An Air Force Aerospace physiology chief has noticed that many Airmen are too willing to sacrifice sleep for other things in their lives.
“No one doubts the need to breathe or eat, but sleep tends to be deprioritized,” says Lt Col Daniel Roberts, in a release. “The problem is we can accumulate a sleep debt, but we can’t bank sleep for later. Every night we don’t get enough sleep, it adds up and it’s difficult to climb out of that debt. Many people have some form of this cumulative fatigue.”
Continued lack of sleep can be detrimental to an Airman’s job performance, their ability to fight off infections, and their overall readiness and wellbeing.
“Lack of sleep weakens the immune system,” says Lt Col Dara Regn, MD, pulmonary and sleep medicine chief of the Air Force Research Laboratory’s 711th Human Performance Wing. “Lack of sleep can decrease the body’s immune defenses, increasing the chances of us getting sick. Lack of sleep can also negatively impact our body’s ability to fight off infection if we do get sick and may reduce vaccine effectiveness.”
As Roberts explains, fatigue impacts Airmen performance, and makes it harder to fix errors should they happen.
“In aviation, fatigue is a significant contributor to unrecognized error,” Roberts says. “For health care workers, this can mean errors while monitoring someone’s vitals or dispensing medication. When you are tired, it might lower your ability to focus, notice an error, or complete tasks on time.”
While there are many reasons getting enough sleep is a challenge, COVID-19 has created additional barriers.
“Stress and sleep have a bidirectional relationship, meaning stress can disrupt sleep, and in turn disrupted sleep decreases our resilience to stress,” Regn says. “The anxiety associated with COVID-19 and all the changes to our lives it causes are adversely affecting sleep. With teleworking and homeschooling, we are trying to manage stress and learn how to balance our lives in this new normal.”
As Regn explains, some habits associated with teleworking can impact our ability to sleep. For instance, more Airmen are plugged in and are increasing their screen time, especially as the balance between work life and home life become difficult to manage and keep separate. This exposure to screens can disrupt the ability to fall asleep. Another impact of telework is increased isolation, impacting stress levels and anxiety. This all impacts Airmen’s ability to get enough sleep.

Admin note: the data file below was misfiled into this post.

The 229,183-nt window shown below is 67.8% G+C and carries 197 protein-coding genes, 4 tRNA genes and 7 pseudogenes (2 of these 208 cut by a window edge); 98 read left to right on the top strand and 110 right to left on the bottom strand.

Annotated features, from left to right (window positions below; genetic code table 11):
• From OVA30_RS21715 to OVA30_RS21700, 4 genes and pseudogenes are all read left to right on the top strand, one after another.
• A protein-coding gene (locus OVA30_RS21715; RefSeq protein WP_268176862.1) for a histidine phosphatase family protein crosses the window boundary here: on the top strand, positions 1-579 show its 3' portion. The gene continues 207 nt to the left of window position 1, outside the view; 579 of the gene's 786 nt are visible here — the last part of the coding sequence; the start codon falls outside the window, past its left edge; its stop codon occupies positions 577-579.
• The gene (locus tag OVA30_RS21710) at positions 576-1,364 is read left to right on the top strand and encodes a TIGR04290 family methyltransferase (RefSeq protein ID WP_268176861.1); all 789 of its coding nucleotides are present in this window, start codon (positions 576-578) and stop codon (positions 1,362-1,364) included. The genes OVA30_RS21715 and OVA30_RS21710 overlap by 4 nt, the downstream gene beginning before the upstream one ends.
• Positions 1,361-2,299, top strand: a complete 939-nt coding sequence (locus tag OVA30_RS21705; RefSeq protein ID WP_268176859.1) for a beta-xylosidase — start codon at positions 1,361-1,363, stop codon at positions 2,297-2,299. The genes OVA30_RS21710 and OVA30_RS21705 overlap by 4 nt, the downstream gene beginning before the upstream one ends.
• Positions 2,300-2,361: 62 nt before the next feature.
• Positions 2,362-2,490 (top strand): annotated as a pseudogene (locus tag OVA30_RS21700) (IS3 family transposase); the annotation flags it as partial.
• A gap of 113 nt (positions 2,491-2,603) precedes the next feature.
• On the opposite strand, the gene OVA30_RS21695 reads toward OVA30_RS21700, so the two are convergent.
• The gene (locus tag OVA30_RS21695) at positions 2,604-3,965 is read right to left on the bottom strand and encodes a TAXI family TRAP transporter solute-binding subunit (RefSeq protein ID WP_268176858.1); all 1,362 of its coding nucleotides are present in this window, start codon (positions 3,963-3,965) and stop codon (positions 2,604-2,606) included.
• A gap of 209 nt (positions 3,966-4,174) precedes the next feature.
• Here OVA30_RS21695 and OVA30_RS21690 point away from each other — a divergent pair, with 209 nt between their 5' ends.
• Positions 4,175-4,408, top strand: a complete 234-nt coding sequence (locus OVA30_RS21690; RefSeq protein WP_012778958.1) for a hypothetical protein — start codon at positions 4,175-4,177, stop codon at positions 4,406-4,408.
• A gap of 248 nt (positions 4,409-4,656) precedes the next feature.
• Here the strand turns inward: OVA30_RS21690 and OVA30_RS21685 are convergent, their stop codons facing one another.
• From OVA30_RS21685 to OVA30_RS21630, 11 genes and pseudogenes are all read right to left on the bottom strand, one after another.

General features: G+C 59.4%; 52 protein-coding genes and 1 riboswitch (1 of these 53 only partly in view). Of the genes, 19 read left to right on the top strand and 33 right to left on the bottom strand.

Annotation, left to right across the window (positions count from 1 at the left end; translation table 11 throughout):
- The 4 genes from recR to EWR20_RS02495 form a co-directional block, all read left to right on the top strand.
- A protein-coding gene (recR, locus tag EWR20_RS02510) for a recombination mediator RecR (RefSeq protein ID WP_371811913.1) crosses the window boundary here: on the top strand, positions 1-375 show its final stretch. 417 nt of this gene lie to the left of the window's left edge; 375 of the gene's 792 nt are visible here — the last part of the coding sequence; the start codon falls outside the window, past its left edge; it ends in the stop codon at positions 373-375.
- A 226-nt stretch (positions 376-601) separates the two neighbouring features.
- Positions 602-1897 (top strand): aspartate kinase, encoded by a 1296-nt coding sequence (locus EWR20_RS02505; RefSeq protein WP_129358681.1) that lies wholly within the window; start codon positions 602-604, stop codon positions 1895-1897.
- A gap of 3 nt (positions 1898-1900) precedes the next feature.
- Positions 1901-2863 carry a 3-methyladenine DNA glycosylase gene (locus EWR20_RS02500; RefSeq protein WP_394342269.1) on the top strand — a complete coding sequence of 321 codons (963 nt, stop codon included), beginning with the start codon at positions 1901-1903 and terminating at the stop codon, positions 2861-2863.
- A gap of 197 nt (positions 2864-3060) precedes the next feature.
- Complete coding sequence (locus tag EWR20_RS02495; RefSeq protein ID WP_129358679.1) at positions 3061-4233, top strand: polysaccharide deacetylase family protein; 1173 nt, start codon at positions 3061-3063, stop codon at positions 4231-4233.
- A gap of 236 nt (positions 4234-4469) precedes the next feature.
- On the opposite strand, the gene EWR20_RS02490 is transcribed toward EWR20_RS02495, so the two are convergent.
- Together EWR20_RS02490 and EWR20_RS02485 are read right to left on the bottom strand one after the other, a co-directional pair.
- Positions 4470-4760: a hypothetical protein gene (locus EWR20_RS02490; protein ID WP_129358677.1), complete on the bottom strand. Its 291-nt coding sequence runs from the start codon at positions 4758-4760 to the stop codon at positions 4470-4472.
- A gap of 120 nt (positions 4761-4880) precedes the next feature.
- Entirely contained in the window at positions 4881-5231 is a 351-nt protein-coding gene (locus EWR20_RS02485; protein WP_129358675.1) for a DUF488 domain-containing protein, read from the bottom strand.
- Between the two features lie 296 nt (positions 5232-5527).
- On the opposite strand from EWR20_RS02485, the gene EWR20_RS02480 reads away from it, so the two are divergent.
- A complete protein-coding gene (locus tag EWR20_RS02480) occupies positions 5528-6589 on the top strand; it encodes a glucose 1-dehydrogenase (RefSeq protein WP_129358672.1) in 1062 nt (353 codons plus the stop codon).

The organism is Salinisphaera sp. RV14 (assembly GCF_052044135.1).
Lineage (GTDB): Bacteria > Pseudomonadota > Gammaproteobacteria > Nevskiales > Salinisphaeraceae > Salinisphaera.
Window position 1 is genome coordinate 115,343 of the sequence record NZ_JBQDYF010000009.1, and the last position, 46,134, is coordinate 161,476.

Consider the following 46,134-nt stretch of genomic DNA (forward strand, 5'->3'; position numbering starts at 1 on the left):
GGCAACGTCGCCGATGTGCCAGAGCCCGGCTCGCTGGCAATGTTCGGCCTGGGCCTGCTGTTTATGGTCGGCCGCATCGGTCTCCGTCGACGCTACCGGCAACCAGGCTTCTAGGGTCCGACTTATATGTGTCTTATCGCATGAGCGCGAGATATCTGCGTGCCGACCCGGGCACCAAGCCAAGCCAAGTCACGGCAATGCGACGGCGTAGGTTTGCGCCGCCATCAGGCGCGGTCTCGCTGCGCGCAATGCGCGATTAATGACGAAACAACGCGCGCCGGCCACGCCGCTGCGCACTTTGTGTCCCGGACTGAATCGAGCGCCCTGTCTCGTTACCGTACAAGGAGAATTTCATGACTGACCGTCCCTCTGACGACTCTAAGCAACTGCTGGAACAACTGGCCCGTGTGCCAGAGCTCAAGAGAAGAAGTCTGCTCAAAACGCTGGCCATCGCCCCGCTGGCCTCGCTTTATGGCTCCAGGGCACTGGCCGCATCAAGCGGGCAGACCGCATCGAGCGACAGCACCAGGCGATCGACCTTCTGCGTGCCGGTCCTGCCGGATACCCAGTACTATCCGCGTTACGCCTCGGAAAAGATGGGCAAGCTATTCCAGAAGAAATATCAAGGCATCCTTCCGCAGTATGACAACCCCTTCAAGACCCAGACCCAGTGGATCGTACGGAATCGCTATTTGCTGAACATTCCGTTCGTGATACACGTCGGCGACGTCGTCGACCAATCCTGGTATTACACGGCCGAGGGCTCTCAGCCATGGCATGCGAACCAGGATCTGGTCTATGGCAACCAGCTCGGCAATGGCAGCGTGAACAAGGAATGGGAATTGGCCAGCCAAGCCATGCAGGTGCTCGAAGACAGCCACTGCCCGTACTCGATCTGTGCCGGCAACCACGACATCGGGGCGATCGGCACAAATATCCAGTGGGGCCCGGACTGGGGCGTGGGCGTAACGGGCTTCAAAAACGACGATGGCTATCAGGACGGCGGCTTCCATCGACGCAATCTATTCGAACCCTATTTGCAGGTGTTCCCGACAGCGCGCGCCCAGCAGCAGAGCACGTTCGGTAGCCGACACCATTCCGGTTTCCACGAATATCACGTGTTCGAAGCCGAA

Kirk Rowe, PhD, clinical neuropsychologist with the Air Force Research Laboratory’s 711th Human Performance Wing, explains that there are several things everyone can do to improve sleep, including unplugging from electronic devices, eating a healthy diet, exercising, and establishing a routine.
“If you could do one thing to help improve your sleep habits, it would be to set an alarm to go to bed and do that consistently,” says Rowe. “We set an alarm to wake up; however, getting to bed around the same time every night can be very helpful when considering a bedtime routine.”
Other strategies include avoiding caffeine at least four hours before bed, only using your bed for sleep, and engaging in other routines that can help wind down for the day. For example, engage in meditation or mindfulness techniques, or take a relaxing bath before bed.
Airmen and their families also have access to several resources, including a Veterans Affair’s smartphone application called the CBT-I, or Cognitive Behavioral Therapy for Insomnia, Coach. This application has information how to best optimize sleep. The Defense Health Agency also has a Sleep Self Assessment questionnaire and resources. Health care providers available for those with continued sleep concerns.
“Telehealth resources are available for Airmen and their families,” Regn says. “Be sure to follow up with your primary care provider if you continue to have difficulties with your sleep. Mental health and sleep medicine providers are available for virtual or in-person appointments and are also available to help our Airmen optimize their sleep.”
While COVID-19 has created additional stress and challenges impacting sleep habits, getting enough sleep is foundational to overall health and wellbeing.
“We spend a third of our life sleeping, so it clearly serves a vital function to our lives,” Rowe says. “Sleep is the foundation on which we build everything else, so it is important we excel at it.”